By: M.S. Uddin
Published: September 9th 2018
Length: 283 Pages
The first of a series of dystopian thrillers – Set in a 22nd century London, after the fall of the internet; the division of society; the decimation of culture; the destruction of history. After the Great Cyber War and the rise of the White Arrow Party. London has changed.
Arthur cleans the streets of Whitechapel by day and reads illegal journals by night. After discovering the remains of a woman’s mutilated body he notices the similarities between this new killer and the infamous Jack The Ripper. But how will a pacifist deal with a violent psychopath?
Tina, an eighteen-year-old assassin of the famous Ruh Guild, moves to Whitechapel with the hopes of enjoying a quiet time away from her disturbing past. But as her path intertwines with Arthur’s, her duty as a Peacekeeper is forced into the fray.
Together can they stop history from repeating itself?
Let’s just start with the synopsis and how amazing of a synopsis this truly is. If the was an award for best synopsis Uddin would win it without a doubt. But this is not a synopsis review (that would be silly) so let’s move on to what we all came here for the review of The Pacifist’s Sword.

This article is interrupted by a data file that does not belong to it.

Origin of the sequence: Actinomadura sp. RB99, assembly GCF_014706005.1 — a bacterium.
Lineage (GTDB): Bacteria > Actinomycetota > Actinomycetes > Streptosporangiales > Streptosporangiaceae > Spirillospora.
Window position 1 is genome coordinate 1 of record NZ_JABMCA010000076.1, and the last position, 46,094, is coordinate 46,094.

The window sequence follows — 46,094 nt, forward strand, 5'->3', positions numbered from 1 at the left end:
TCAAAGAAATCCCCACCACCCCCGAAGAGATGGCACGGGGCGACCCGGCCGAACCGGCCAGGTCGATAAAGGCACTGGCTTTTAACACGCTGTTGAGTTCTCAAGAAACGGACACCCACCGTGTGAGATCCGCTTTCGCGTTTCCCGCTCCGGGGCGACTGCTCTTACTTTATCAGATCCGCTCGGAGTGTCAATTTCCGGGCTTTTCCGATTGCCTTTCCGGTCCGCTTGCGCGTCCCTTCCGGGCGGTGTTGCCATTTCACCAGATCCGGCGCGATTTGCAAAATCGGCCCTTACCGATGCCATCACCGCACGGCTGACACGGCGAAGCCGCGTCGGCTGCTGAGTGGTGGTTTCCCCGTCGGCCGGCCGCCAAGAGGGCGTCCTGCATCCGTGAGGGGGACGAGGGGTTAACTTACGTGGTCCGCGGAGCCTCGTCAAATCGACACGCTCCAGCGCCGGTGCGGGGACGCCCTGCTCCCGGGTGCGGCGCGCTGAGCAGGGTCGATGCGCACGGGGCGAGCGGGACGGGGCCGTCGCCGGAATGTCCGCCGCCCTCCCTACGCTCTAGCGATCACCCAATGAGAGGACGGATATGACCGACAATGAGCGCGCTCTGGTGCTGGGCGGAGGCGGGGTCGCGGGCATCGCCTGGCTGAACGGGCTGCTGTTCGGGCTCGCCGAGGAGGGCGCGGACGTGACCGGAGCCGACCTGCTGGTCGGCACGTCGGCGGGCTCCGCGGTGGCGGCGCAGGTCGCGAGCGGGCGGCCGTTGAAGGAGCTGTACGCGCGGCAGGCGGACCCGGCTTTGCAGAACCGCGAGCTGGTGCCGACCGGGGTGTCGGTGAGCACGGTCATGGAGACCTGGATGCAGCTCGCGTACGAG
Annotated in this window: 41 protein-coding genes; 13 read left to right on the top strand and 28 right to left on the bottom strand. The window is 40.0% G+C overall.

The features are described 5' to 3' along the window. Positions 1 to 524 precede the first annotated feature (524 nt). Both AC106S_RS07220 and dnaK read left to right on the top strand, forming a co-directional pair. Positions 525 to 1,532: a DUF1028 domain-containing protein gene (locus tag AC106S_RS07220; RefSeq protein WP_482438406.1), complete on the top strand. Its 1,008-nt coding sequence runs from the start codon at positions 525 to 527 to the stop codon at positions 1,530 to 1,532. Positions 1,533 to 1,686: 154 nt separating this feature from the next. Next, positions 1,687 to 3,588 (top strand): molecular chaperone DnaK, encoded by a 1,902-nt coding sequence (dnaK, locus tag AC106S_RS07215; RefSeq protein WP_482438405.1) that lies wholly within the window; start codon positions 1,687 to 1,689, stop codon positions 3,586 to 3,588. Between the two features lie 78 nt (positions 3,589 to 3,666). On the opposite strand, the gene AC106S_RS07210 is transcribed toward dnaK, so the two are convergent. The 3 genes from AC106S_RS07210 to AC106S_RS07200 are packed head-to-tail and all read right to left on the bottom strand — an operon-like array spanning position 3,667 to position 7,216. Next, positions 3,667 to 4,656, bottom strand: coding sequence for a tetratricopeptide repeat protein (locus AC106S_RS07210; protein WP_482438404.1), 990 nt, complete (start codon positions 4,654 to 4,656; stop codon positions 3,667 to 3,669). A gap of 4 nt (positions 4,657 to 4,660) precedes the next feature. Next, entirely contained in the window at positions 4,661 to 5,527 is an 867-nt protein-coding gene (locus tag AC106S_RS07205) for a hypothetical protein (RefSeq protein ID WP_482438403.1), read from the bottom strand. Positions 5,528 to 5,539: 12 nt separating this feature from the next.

You’re thrusted into this world that is all too familiar to a world the is currently evolving into a disastrous tone. Take that an add the Berlin Wall and the vibe of A Handmaid’s Tale (Margaret Atwood), just top it all off with the iconic Jack the Ripper’s murders. Really, it’s the best mashup of past and present events to come alive in the future fictional world. Ok what it really reminds me of is 1984 by George Orwell but with much more flare for today’s world.
The first quarter of the book thought was a tad overbearing for me. I know that we need to have the past to get to the now point but trying to keep it straight wasn’t the easiest for me. It almost felt like I was trying to solve a word problem and I wasn’t making the right connection. Then towards the end you’re thrown a lot of new faces and I just didn’t feel there was enough for them, but perhaps that was the point to draw us into book two?
The plot was exceptional. The timeframe of eventful tales and cast development where spot on and set the pace for an easy quick read. (Which I did during a 24hr readathon.)
My final words any fan of a dystopian based book need this added to their TBR.